It’s all about making healthier soil

Get soil chemistry and organisms back on track

What do you want to change about your cropping operation? That’s the first question farmers need to think about as they look into the relatively new world of regenerative agriculture (regen ag).

It’s a big subject area, with plenty of variables, layers and “twists,” say agronomy consultants who work with producers on implementing regen ag practices. There is no one system that fits all farms and adopting regen ag practices can be simple or complex, depending on the farm goals.

It can be as simple as figuring out a system to better control problematic weeds, or as complex as implementing a complete overhaul of production practices that could lead to the elimination of all added chemical inputs including fertilizer and crop protection products. But if you’re cropping 4,000, 8,000 or 10,000 acres or more of grains, oilseeds and pulses in Western Canada, is farming without inputs a reasonable goal? And if it is possible, where do you start?

Three Prairie consultants who work with farmers to implement varying degrees of regenerative agriculture practices say it all starts with determining the goals of the farm.

“Some of the first questions are what do you want to do, what are your short- and long-term goals, what is it about the system you have now that you are not happy with?” says Kevin Elmy, part of the third-generation Friendly Acres Seed Farm and founder of Cover Crops Canada. He’s based at Saltcoats, in east-central Saskatchewan, not far from the Manitoba border. His website can be found at covercrops.ca.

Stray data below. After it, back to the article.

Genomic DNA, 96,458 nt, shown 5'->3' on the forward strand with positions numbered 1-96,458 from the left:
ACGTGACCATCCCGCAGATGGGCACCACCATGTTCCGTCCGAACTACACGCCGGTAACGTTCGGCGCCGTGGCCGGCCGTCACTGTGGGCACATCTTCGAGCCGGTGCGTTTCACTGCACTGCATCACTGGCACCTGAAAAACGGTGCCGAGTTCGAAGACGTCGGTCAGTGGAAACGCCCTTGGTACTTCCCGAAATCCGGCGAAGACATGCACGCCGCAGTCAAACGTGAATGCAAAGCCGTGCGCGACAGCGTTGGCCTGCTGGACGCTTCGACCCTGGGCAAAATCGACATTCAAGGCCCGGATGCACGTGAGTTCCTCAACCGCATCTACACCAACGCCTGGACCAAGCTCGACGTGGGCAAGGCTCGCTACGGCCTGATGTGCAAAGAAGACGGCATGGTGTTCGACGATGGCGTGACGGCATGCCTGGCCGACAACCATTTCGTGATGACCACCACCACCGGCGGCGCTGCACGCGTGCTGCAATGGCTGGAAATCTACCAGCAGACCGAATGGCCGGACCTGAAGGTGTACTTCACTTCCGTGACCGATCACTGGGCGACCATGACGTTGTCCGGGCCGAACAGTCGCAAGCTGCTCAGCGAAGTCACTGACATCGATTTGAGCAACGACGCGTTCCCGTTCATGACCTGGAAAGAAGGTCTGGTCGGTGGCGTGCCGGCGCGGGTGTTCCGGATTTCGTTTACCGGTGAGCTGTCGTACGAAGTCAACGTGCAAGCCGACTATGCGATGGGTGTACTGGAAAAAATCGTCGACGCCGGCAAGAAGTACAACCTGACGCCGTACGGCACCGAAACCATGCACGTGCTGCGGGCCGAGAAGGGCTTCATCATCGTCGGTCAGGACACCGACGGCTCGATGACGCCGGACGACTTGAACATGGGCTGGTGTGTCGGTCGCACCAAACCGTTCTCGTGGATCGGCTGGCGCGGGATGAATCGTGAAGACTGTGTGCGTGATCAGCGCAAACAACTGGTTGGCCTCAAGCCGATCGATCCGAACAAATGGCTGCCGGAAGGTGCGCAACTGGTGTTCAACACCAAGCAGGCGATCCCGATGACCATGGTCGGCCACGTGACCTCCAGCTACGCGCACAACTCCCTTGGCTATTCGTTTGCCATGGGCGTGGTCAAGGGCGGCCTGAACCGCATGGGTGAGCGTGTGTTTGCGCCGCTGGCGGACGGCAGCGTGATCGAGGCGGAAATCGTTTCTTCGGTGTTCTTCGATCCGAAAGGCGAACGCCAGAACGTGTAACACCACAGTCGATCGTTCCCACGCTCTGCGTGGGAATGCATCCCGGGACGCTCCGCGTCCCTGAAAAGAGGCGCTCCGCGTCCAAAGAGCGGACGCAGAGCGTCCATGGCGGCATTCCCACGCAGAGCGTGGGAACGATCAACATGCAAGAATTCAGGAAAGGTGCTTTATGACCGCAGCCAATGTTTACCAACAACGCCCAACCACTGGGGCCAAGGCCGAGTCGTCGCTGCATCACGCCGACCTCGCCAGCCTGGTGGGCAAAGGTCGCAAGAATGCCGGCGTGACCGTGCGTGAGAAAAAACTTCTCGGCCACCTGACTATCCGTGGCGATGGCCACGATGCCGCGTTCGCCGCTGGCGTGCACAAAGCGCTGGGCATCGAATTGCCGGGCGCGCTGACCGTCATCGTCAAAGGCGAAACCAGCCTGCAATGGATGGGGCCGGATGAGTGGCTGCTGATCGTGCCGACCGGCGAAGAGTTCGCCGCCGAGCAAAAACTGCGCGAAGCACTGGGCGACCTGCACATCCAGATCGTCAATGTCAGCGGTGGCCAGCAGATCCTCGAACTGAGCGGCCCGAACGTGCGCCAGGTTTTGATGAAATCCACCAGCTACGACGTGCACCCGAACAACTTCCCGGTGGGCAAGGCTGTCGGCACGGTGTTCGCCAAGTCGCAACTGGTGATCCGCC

Daryl Chubb.
photo: Supplied

Similarly, Daryl Chubb, owner of DeNovo Ag consulting services, also wants farmers to think about their goals, “What do you want to change and what are you prepared to change?” says Chubb. He’s based out of Irricana, Alta., north of Calgary. He says producers approaching him about regen ag are looking for ways to improve soil organic matter as well as increase soil carbon, to improve soil structure and water infiltration, to see how cover crops can be used in rotation, and to improve the health of soil biology. Visit his website at denovoag.com.

Farming practices that encourage the growth of diverse populations of soil bacteria and fungi can work in many ways to enhance soil health and crop production.

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And in southern Alberta, Scott Gillespie, owner of Plants Dig Soil consulting services based in Taber, says as farmers rediscover the lost art of using biological-based systems to control pests and build soil fertility, goals will vary depending on whether producers are looking at irrigation or dryland cropping operations. Visit his website at plantsdigsoil.com.

While all three consultants use slightly different words to define regenerative agriculture, in the end they all have the same meaning. Elmy says he simply defines it as “improving the soil,” Chubb describes it as “regenerating or restarting the natural soil systems and not just maintaining it,” and Gillespie defines it, “ideally as applying practices that improve the soil, and at the very least don’t degrade it.”

The key issue is conventional farming practices — even direct seeding and zero-till systems — can have a negative effect on the health of soil microbiology, particularly as chemical fertilizers and crop protection products are applied. And if farmers can apply practices that encourage the health of soil microbiology, soil health will improve and, ultimately, the reliance on chemical inputs might decrease.

While estimates vary, it is believed there are one billion or more microbes in just one teaspoon of soil. That microbiology includes soil bacteria and soil fungi, which are the start of what’s described as the soil food web that supports other soil organisms and the functions of healthy soil. And if your farming practices encourage the growth of diverse populations of soil bacteria and fungi, they can work in many ways to enhance soil health and crop production, often without chemical inputs.

Keep it green and growing